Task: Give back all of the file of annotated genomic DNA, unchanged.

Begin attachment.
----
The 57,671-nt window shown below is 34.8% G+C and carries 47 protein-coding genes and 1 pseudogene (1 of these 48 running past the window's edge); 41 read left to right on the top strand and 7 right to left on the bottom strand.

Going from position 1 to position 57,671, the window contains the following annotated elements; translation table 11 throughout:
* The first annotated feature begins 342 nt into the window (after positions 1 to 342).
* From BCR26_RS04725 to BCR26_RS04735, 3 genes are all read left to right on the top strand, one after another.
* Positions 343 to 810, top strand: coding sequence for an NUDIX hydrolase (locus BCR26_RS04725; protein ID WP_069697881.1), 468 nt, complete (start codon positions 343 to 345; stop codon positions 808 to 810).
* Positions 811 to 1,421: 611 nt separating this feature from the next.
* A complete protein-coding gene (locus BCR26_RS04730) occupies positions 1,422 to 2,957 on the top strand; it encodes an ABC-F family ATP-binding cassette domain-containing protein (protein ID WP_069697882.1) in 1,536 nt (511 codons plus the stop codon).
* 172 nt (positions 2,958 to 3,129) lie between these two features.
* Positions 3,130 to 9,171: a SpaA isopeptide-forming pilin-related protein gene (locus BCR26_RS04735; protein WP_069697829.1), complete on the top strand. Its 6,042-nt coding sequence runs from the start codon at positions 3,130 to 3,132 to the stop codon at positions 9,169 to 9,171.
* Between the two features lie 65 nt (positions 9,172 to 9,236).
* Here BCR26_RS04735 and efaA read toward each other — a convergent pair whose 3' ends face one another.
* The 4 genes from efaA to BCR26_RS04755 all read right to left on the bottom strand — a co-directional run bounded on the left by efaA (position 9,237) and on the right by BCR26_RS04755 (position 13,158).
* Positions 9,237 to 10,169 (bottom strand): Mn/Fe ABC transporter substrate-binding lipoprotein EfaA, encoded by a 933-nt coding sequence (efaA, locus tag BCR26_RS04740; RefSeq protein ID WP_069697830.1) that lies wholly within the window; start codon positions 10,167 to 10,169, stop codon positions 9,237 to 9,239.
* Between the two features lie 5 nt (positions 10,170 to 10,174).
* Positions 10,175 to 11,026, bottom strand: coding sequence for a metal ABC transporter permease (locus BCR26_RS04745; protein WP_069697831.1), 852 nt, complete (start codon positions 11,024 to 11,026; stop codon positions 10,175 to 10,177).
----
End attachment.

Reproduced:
The 57,671-nt window shown below is 34.8% G+C and carries 47 protein-coding genes and 1 pseudogene (1 of these 48 running past the window's edge); 41 read left to right on the top strand and 7 right to left on the bottom strand.

Going from position 1 to position 57,671, the window contains the following annotated elements; translation table 11 throughout:
* The first annotated feature begins 342 nt into the window (after positions 1 to 342).
* From BCR26_RS04725 to BCR26_RS04735, 3 genes are all read left to right on the top strand, one after another.
* Positions 343 to 810, top strand: coding sequence for an NUDIX hydrolase (locus BCR26_RS04725; protein ID WP_069697881.1), 468 nt, complete (start codon positions 343 to 345; stop codon positions 808 to 810).
* Positions 811 to 1,421: 611 nt separating this feature from the next.
* A complete protein-coding gene (locus BCR26_RS04730) occupies positions 1,422 to 2,957 on the top strand; it encodes an ABC-F family ATP-binding cassette domain-containing protein (protein ID WP_069697882.1) in 1,536 nt (511 codons plus the stop codon).
* 172 nt (positions 2,958 to 3,129) lie between these two features.
* Positions 3,130 to 9,171: a SpaA isopeptide-forming pilin-related protein gene (locus BCR26_RS04735; protein WP_069697829.1), complete on the top strand. Its 6,042-nt coding sequence runs from the start codon at positions 3,130 to 3,132 to the stop codon at positions 9,169 to 9,171.
* Between the two features lie 65 nt (positions 9,172 to 9,236).
* Here BCR26_RS04735 and efaA read toward each other — a convergent pair whose 3' ends face one another.
* The 4 genes from efaA to BCR26_RS04755 all read right to left on the bottom strand — a co-directional run bounded on the left by efaA (position 9,237) and on the right by BCR26_RS04755 (position 13,158).
* Positions 9,237 to 10,169 (bottom strand): Mn/Fe ABC transporter substrate-binding lipoprotein EfaA, encoded by a 933-nt coding sequence (efaA, locus tag BCR26_RS04740; RefSeq protein ID WP_069697830.1) that lies wholly within the window; start codon positions 10,167 to 10,169, stop codon positions 9,237 to 9,239.
* Between the two features lie 5 nt (positions 10,170 to 10,174).
* Positions 10,175 to 11,026, bottom strand: coding sequence for a metal ABC transporter permease (locus BCR26_RS04745; protein WP_069697831.1), 852 nt, complete (start codon positions 11,024 to 11,026; stop codon positions 10,175 to 10,177).